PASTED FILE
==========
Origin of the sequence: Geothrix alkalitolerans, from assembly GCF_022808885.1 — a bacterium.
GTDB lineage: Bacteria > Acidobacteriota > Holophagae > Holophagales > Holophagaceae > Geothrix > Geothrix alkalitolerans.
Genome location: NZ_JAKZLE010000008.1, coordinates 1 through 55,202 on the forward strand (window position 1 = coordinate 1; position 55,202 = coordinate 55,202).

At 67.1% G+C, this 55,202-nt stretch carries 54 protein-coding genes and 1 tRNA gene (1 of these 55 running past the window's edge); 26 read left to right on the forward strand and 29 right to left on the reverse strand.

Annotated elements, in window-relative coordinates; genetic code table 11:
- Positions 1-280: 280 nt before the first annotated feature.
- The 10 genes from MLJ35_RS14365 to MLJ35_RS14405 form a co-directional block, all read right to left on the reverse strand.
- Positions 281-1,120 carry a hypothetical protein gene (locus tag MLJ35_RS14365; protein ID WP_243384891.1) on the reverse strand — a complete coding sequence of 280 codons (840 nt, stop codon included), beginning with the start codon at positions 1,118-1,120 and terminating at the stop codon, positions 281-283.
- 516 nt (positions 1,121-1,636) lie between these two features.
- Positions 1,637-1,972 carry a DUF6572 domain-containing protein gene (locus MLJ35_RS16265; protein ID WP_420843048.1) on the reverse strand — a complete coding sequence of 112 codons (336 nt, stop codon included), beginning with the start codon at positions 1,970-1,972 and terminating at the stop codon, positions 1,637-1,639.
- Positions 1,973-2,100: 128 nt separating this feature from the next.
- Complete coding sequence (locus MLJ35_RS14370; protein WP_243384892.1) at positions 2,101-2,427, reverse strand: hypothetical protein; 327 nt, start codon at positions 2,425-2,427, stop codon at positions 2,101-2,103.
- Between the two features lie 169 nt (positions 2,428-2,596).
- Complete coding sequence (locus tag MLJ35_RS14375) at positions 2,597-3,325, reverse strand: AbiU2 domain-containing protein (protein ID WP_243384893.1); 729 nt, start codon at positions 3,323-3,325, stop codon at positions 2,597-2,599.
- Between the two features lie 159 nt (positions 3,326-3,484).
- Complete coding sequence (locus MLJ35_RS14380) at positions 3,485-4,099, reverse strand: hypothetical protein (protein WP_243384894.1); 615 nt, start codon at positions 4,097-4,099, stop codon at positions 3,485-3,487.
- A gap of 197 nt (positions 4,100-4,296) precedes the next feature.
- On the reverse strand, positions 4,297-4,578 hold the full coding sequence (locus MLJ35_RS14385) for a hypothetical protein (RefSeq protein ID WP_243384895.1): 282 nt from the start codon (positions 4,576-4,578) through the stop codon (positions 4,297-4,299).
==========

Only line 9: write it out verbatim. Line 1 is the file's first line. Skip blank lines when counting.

- 516 nt (positions 1,121-1,636) lie between these two features.